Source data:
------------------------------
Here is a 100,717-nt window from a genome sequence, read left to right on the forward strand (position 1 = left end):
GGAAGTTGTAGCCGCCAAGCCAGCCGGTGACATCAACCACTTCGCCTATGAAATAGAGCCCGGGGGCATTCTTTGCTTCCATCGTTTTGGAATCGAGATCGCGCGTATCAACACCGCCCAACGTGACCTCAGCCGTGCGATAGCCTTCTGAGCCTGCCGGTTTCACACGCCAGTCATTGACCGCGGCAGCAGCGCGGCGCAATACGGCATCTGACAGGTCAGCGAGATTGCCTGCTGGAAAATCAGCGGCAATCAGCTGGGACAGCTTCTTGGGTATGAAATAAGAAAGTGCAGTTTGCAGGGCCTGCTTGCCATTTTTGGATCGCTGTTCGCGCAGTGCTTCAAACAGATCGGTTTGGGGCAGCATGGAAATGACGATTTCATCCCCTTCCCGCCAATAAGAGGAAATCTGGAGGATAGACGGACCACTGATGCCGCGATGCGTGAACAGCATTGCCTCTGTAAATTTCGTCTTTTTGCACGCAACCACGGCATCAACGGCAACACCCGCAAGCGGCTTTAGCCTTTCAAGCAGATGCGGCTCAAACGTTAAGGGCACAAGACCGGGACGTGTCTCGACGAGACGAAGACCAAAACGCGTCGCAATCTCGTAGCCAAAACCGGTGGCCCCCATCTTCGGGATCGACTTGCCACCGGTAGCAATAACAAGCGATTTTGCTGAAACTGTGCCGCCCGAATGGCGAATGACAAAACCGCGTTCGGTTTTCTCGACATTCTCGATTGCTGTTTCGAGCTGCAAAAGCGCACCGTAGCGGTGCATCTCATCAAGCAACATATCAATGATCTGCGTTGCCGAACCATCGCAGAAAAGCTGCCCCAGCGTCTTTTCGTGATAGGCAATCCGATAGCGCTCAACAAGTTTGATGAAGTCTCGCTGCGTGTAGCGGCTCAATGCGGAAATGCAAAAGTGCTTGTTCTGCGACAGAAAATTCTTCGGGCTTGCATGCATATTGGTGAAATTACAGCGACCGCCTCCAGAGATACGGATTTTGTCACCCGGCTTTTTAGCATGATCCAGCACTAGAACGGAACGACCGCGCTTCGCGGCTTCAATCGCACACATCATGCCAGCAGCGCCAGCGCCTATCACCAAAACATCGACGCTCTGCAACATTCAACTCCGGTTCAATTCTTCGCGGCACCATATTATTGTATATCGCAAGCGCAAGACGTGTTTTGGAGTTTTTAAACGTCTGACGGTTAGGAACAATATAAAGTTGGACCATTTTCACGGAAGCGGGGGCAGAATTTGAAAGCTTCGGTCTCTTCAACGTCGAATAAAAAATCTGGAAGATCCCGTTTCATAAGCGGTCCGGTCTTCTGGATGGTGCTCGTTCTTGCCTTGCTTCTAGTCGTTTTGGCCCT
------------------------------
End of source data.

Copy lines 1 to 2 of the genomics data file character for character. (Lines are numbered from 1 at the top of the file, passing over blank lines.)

Here is a 100,717-nt window from a genome sequence, read left to right on the forward strand (position 1 = left end):
GGAAGTTGTAGCCGCCAAGCCAGCCGGTGACATCAACCACTTCGCCTATGAAATAGAGCCCGGGGGCATTCTTTGCTTCCATCGTTTTGGAATCGAGATCGCGCGTATCAACACCGCCCAACGTGACCTCAGCCGTGCGATAGCCTTCTGAGCCTGCCGGTTTCACACGCCAGTCATTGACCGCGGCAGCAGCGCGGCGCAATACGGCATCTGACAGGTCAGCGAGATTGCCTGCTGGAAAATCAGCGGCAATCAGCTGGGACAGCTTCTTGGGTATGAAATAAGAAAGTGCAGTTTGCAGGGCCTGCTTGCCATTTTTGGATCGCTGTTCGCGCAGTGCTTCAAACAGATCGGTTTGGGGCAGCATGGAAATGACGATTTCATCCCCTTCCCGCCAATAAGAGGAAATCTGGAGGATAGACGGACCACTGATGCCGCGATGCGTGAACAGCATTGCCTCTGTAAATTTCGTCTTTTTGCACGCAACCACGGCATCAACGGCAACACCCGCAAGCGGCTTTAGCCTTTCAAGCAGATGCGGCTCAAACGTTAAGGGCACAAGACCGGGACGTGTCTCGACGAGACGAAGACCAAAACGCGTCGCAATCTCGTAGCCAAAACCGGTGGCCCCCATCTTCGGGATCGACTTGCCACCGGTAGCAATAACAAGCGATTTTGCTGAAACTGTGCCGCCCGAATGGCGAATGACAAAACCGCGTTCGGTTTTCTCGACATTCTCGATTGCTGTTTCGAGCTGCAAAAGCGCACCGTAGCGGTGCATCTCATCAAGCAACATATCAATGATCTGCGTTGCCGAACCATCGCAGAAAAGCTGCCCCAGCGTCTTTTCGTGATAGGCAATCCGATAGCGCTCAACAAGTTTGATGAAGTCTCGCTGCGTGTAGCGGCTCAATGCGGAAATGCAAAAGTGCTTGTTCTGCGACAGAAAATTCTTCGGGCTTGCATGCATATTGGTGAAATTACAGCGACCGCCTCCAGAGATACGGATTTTGTCACCCGGCTTTTTAGCATGATCCAGCACTAGAACGGAACGACCGCGCTTCGCGGCTTCAATCGCACACATCATGCCAGCAGCGCCAGCGCCTATCACCAAAACATCGACGCTCTGCAACATTCAACTCCGGTTCAATTCTTCGCGGCACCATATTATTGTATATCGCAAGCGCAAGACGTGTTTTGGAGTTTTTAAACGTCTGACGGTTAGGAACAATATAAAGTTGGACCATTTTCACGGAAGCGGGGGCAGAATTTGAAAGCTTCGGTCTCTTCAACGTCGAATAAAAAATCTGGAAGATCCCGTTTCATAAGCGGTCCGGTCTTCTGGATGGTGCTCGTTCTTGCCTTGCTTCTAGTCGTTTTGGCCCT